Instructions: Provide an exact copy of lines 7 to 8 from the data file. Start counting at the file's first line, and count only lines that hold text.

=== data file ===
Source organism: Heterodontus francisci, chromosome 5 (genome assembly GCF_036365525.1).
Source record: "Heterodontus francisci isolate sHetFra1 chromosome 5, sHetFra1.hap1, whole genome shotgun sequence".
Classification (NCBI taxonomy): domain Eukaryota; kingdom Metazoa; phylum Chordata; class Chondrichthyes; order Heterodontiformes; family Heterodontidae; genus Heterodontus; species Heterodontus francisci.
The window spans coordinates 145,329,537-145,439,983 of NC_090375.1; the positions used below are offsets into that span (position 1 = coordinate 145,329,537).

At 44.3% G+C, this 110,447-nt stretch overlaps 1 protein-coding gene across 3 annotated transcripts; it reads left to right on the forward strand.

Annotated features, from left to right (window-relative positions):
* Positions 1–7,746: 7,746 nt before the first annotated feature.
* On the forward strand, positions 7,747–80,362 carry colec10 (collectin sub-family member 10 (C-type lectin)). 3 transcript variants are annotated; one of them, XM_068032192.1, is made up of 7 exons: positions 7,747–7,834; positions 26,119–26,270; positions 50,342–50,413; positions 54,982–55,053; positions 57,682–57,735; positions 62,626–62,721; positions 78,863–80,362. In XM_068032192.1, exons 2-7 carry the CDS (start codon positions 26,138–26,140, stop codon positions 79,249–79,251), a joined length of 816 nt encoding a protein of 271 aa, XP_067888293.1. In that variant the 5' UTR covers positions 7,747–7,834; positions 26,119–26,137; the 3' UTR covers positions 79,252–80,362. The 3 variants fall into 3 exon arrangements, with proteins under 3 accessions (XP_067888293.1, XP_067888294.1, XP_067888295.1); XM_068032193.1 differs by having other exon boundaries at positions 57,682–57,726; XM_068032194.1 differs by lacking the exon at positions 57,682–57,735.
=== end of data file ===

* Positions 1–7,746: 7,746 nt before the first annotated feature.
* On the forward strand, positions 7,747–80,362 carry colec10 (collectin sub-family member 10 (C-type lectin)). 3 transcript variants are annotated; one of them, XM_068032192.1, is made up of 7 exons: positions 7,747–7,834; positions 26,119–26,270; positions 50,342–50,413; positions 54,982–55,053; positions 57,682–57,735; positions 62,626–62,721; positions 78,863–80,362. In XM_068032192.1, exons 2-7 carry the CDS (start codon positions 26,138–26,140, stop codon positions 79,249–79,251), a joined length of 816 nt encoding a protein of 271 aa, XP_067888293.1. In that variant the 5' UTR covers positions 7,747–7,834; positions 26,119–26,137; the 3' UTR covers positions 79,252–80,362. The 3 variants fall into 3 exon arrangements, with proteins under 3 accessions (XP_067888293.1, XP_067888294.1, XP_067888295.1); XM_068032193.1 differs by having other exon boundaries at positions 57,682–57,726; XM_068032194.1 differs by lacking the exon at positions 57,682–57,735.